Most Of Those Who Preserved Eastern Forests From The Rampant Logging Of The 1800s And 1900s Were White-Skinned. This Didn’T Have Anything To Do With Attitudes Toward Nature Among People With Different Skin Colors, But With Who Owned The Land. “Ownership,” Of Course, Meant Something Very Different To The Native People Than It Did To European Immigrants. As The New World Was Explored, It Was Claimed In The Name Of Various European Kings And Queens, Who Could Then Grant Land To Whomever They Liked, Or To Whomever They Owed A Favor. These Land Grants Involved Massive Numbers Of Acres That Today Would Cover Entire Counties. The Grantees, Of Course, Were Other Europeans, Who Then Had Exclusive Control Of The Land And Could Log, Sell, Or Protect It As They Saw Fit. When Grant Holders Died, Their Family Members Could Inherit The Property And, Again, Do With It As They Wished. The Land Was Frequently Divided Up Among The Heirs; These Early Land Grants Are The Original Source Of Wealth For Many White Families In America Today.

The African Blacks Brought Here As Slaves Were Not Granted Any Land, And The Inequity Of Those Two Different Settlement Histories Persists Today. The Wealth Disparity Between Whites And Blacks In America Stems From Ancestral Land Ownership, And It Is Perpetuated Through Inheritance. If We Really Want Equality We Will Have To Do Away With Inheritance, But I Don’T Foresee That As Long As Those Who Benefit From The System As It Stands Are The Ones In Power. Many Politicians Argue That We Shouldn’T Even Tax Inheritance.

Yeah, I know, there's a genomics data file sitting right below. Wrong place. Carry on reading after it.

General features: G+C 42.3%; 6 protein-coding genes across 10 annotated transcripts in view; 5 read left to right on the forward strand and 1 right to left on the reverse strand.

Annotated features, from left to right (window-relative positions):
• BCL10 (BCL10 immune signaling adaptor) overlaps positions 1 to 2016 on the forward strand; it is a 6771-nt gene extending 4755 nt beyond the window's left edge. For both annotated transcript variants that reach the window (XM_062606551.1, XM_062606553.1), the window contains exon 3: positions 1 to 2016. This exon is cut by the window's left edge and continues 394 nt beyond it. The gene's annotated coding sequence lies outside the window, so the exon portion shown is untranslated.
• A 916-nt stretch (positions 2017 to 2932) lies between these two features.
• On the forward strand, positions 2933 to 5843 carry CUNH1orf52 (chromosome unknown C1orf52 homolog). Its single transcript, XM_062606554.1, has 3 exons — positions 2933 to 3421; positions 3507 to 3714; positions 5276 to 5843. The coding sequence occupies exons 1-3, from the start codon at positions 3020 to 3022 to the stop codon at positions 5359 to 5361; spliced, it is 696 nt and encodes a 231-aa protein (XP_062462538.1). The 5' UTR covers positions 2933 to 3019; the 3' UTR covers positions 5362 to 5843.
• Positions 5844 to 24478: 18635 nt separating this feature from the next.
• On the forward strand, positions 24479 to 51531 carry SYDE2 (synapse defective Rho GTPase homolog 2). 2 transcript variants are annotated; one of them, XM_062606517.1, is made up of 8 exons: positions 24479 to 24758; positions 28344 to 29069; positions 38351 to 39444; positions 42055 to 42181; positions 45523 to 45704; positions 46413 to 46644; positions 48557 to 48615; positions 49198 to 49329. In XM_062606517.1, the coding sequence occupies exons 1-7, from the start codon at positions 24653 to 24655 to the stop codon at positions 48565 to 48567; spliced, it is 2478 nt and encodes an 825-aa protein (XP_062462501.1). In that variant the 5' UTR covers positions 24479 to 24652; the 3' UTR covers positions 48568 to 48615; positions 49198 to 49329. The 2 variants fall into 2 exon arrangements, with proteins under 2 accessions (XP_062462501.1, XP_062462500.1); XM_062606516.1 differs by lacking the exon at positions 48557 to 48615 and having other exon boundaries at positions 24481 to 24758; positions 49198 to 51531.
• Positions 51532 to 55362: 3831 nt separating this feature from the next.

The Man Who Protected Saddler’S Woods Didn’T Get His Property Through Land Grants Or Inheritance. His Name Was Joshua Saddler, And He Was A Black Slave On A Maryland Plantation. In The Early 1800s, He Escaped To New Jersey With His Wife And Two Daughters. Fearing Recapture, He Began Working For Cy Evans, A Quaker Farmer. When Saddler Learned That Evans Opposed Slavery, He Confessed That He Was An Escaped Slave. Evans Eventually Bought Saddler’S Freedom From His Former Owner And Helped Him Purchase A Plot Of Wooded Land On Which To Build A House.

Saddler Must Have Loved His Forest; A Clear Stream Ran Through It And Many Different Species Of Trees, Animals, And Birds Lived There. He Had Freedom And Property! And He Could Leave His Land To His Descendents. But The Thought They Might Log His Beautiful Forest Must Have Troubled Him, Because His Will, Dated 1868, Stipulates That None Of His Heirs “Shall Cut The Timber Thereon.” Thus Began The Chain Of Events That Led To This Forest Being In Existence Today, Surrounded By Roads, Shopping Centers, Schools, And High- Rise Apartments.

I Wish More Of Us Would Make The Simple Effort To Preserve Nature That Saddler, The Freed Slave, Did In Writing His Will. I Would Just Make One Suggestion: Instead Of Writing These Instructions Into Your Will, Preserve Your Forest Now By Changing The Deed To Your Property. Simply Add A Deed Restriction Stating What Can And Cannot Be Done To The Forest. The Property Will Still Belong To You, And It Can Still Be Sold Or Passed On To Your Heirs, But Any New Owners Will Not Be Able To Log It Easily. You Can Do This With The Help Of A Real Estate Lawyer Or A Land Trust Organization. Protecting Your Land Through A Land Trust May Result In Substantial Tax Advantages And Will Also Help Educate Future Owners About What Can And Cannot Be Done On The Property.